In 2018, the law enforcement bodies twice reported on special operations and detentions of suspected members from units of the "Ut-Takfir wal-Hijra", an extremist organization banned in Russia by the court. On May 24, 11 people were detained, and on October 4, the law enforcement bodies reported on the detention of other eight suspects. According to the secret service, all suspects were plotting to create a state with a Sharia form of government in Northern Caucasus. In February, against five out of six defendants in a case on an IS* unit, the court pronounced sentences more severe than requested by public prosecutor, although the guilt of the defendants was not duly proved, their advocates stated.
North Ossetia: scandalous criminal cases and victory of activists in fight against "Electrozink" Factory
On June 20, Aslan Gagiev, who was on the international wanted list, was extradited from Austria and taken into custody in North Ossetia. According to the law enforcement bodies, since 2004, Aslan Gagiev led a grouping of fifty people involved in more than 60 murders. After his detention, Aslan Gagiev reported about his relations with law enforcers and million-rouble payments to federal officials, the newspaper "Novaya Gazeta" reported on September 3. According to him, the prosecution against him was launched when the money that he was handing over to law enforcers stopped reaching the "main addressee."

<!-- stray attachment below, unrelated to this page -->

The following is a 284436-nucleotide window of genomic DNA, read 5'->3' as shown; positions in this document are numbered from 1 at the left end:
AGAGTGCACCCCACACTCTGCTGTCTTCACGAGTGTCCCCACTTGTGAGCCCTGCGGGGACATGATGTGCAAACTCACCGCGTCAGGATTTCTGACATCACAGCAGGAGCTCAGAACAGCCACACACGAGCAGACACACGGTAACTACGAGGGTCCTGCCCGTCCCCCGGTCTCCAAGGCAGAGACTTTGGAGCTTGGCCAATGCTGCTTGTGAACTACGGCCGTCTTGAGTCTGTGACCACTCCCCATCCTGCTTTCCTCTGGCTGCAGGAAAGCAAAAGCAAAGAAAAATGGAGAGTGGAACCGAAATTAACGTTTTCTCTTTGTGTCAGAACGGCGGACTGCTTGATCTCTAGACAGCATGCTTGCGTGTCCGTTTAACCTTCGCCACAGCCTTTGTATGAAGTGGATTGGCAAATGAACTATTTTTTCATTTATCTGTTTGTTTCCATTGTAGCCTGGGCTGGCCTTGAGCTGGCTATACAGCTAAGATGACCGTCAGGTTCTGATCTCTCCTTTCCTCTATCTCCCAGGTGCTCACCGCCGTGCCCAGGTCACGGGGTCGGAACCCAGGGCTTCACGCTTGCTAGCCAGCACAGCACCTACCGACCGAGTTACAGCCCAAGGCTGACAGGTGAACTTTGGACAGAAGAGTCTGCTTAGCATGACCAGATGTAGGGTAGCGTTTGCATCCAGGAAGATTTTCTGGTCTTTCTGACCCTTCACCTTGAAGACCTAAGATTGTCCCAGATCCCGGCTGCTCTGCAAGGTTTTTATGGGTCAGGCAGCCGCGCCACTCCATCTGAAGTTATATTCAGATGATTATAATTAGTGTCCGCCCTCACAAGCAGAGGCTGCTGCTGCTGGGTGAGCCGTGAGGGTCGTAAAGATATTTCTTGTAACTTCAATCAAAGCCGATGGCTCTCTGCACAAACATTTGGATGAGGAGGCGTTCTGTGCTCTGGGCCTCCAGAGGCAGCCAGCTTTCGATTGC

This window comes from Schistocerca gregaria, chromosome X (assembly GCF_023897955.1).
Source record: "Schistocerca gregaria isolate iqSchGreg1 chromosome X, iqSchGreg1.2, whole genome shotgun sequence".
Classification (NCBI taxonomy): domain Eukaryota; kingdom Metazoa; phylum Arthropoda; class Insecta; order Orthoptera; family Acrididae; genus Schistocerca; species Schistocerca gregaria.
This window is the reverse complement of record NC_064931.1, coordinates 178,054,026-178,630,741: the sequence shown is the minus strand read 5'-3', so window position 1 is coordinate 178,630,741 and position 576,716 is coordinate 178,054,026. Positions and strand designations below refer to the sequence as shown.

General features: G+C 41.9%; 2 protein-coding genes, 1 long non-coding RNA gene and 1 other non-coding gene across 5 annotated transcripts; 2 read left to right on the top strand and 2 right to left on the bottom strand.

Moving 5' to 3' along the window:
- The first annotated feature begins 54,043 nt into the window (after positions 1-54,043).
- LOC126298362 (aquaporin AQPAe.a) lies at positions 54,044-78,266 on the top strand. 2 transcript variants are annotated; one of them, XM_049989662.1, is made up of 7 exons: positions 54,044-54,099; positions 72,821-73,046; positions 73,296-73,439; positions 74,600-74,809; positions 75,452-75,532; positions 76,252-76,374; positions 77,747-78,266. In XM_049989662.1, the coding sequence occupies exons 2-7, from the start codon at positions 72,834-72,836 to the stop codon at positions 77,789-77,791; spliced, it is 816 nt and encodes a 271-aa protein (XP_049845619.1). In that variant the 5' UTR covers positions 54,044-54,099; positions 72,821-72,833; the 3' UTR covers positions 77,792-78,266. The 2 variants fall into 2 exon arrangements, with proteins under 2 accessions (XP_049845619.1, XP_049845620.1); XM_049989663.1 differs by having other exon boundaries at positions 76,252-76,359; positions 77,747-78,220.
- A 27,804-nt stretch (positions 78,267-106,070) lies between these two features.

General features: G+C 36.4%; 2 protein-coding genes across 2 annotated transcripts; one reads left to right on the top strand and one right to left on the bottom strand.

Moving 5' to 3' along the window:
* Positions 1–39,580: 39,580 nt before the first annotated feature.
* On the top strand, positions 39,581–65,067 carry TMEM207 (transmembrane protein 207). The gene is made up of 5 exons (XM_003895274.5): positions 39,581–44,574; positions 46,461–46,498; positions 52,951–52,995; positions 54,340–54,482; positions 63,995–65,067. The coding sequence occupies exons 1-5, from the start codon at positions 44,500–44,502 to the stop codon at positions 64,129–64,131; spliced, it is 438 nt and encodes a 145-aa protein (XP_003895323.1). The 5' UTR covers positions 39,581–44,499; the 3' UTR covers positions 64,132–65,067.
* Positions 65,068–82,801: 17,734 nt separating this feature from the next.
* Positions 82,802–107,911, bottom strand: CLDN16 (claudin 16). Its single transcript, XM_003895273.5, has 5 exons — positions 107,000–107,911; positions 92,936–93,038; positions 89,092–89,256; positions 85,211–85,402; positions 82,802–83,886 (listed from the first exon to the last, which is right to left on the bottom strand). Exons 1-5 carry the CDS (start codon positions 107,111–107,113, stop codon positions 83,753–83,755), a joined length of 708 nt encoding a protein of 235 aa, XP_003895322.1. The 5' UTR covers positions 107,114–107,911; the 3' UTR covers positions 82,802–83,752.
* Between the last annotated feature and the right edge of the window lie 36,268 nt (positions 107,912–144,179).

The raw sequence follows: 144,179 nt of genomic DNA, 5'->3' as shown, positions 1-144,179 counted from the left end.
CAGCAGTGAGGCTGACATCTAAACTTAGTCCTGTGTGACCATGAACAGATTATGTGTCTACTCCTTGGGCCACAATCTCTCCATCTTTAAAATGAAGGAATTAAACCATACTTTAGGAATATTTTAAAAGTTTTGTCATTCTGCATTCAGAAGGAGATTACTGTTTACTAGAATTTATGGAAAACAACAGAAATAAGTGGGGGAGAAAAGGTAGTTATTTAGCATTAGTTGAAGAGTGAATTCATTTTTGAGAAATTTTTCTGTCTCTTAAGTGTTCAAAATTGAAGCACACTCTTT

The many-year protests of Vladikavkaz residents who demanded to close or move to another place the manufacturing workshops of the "Electrozink" Factory acquired a special resonance after a fire broke out in one of the workshops on October 21. An employee of the Ministry for Emergencies (MfE) was killed by the fire, and two of his colleagues were injured.
The operation of the "Electrozink" Factory was suspended, and more than 1500 of its workers became idle. MPs of North Ossetia unanimously supported the demand to completely stop the operation of the plant. On December 14, Vyacheslav Bitarov, the leader of the republic, announced the completion of the operation of the "Electrozink" Factory.
* Islamic State (IS, former ISIL) is a terrorist organization banned in Russia by the court
This article was originally published on the Russian page of 24/7 Internet agency ‘Caucasian Knot’ on December 31, 2018 at 09:30 pm MSK. To access the full text of the article, click here.